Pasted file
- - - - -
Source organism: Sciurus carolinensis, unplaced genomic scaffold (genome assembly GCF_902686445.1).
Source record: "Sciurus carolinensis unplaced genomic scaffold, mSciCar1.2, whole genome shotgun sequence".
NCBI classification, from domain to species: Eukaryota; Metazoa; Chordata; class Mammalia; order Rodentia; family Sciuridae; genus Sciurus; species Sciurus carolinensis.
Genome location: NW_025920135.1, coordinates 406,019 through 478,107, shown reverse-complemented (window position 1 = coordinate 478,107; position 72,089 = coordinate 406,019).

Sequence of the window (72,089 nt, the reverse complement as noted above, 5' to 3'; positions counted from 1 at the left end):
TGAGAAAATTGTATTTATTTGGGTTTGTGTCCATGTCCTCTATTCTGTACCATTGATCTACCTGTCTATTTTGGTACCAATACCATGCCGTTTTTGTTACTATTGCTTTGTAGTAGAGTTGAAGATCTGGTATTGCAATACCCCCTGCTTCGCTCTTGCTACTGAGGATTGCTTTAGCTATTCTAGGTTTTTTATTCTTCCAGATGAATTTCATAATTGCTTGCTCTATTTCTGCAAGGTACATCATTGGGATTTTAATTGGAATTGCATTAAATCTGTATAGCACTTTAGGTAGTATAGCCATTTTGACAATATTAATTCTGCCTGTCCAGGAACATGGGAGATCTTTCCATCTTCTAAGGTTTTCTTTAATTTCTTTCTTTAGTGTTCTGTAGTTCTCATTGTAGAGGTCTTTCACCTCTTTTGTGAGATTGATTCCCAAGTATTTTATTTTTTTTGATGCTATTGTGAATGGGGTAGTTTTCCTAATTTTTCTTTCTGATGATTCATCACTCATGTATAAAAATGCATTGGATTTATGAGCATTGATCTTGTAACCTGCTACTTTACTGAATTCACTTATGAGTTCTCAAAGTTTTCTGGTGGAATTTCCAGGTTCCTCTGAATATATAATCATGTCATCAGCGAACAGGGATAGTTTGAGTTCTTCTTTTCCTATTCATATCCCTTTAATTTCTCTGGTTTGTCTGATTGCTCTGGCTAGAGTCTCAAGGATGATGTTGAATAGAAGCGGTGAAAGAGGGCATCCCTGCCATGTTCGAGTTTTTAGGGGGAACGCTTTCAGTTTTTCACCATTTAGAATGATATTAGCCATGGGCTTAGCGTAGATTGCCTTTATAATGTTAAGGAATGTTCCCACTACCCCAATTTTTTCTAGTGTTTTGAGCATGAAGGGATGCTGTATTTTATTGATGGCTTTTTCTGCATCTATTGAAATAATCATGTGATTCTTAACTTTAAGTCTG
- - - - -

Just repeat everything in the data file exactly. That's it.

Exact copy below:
Source organism: Sciurus carolinensis, unplaced genomic scaffold (genome assembly GCF_902686445.1).
Source record: "Sciurus carolinensis unplaced genomic scaffold, mSciCar1.2, whole genome shotgun sequence".
NCBI classification, from domain to species: Eukaryota; Metazoa; Chordata; class Mammalia; order Rodentia; family Sciuridae; genus Sciurus; species Sciurus carolinensis.
Genome location: NW_025920135.1, coordinates 406,019 through 478,107, shown reverse-complemented (window position 1 = coordinate 478,107; position 72,089 = coordinate 406,019).

Sequence of the window (72,089 nt, the reverse complement as noted above, 5' to 3'; positions counted from 1 at the left end):
TGAGAAAATTGTATTTATTTGGGTTTGTGTCCATGTCCTCTATTCTGTACCATTGATCTACCTGTCTATTTTGGTACCAATACCATGCCGTTTTTGTTACTATTGCTTTGTAGTAGAGTTGAAGATCTGGTATTGCAATACCCCCTGCTTCGCTCTTGCTACTGAGGATTGCTTTAGCTATTCTAGGTTTTTTATTCTTCCAGATGAATTTCATAATTGCTTGCTCTATTTCTGCAAGGTACATCATTGGGATTTTAATTGGAATTGCATTAAATCTGTATAGCACTTTAGGTAGTATAGCCATTTTGACAATATTAATTCTGCCTGTCCAGGAACATGGGAGATCTTTCCATCTTCTAAGGTTTTCTTTAATTTCTTTCTTTAGTGTTCTGTAGTTCTCATTGTAGAGGTCTTTCACCTCTTTTGTGAGATTGATTCCCAAGTATTTTATTTTTTTTGATGCTATTGTGAATGGGGTAGTTTTCCTAATTTTTCTTTCTGATGATTCATCACTCATGTATAAAAATGCATTGGATTTATGAGCATTGATCTTGTAACCTGCTACTTTACTGAATTCACTTATGAGTTCTCAAAGTTTTCTGGTGGAATTTCCAGGTTCCTCTGAATATATAATCATGTCATCAGCGAACAGGGATAGTTTGAGTTCTTCTTTTCCTATTCATATCCCTTTAATTTCTCTGGTTTGTCTGATTGCTCTGGCTAGAGTCTCAAGGATGATGTTGAATAGAAGCGGTGAAAGAGGGCATCCCTGCCATGTTCGAGTTTTTAGGGGGAACGCTTTCAGTTTTTCACCATTTAGAATGATATTAGCCATGGGCTTAGCGTAGATTGCCTTTATAATGTTAAGGAATGTTCCCACTACCCCAATTTTTTCTAGTGTTTTGAGCATGAAGGGATGCTGTATTTTATTGATGGCTTTTTCTGCATCTATTGAAATAATCATGTGATTCTTAACTTTAAGTCTG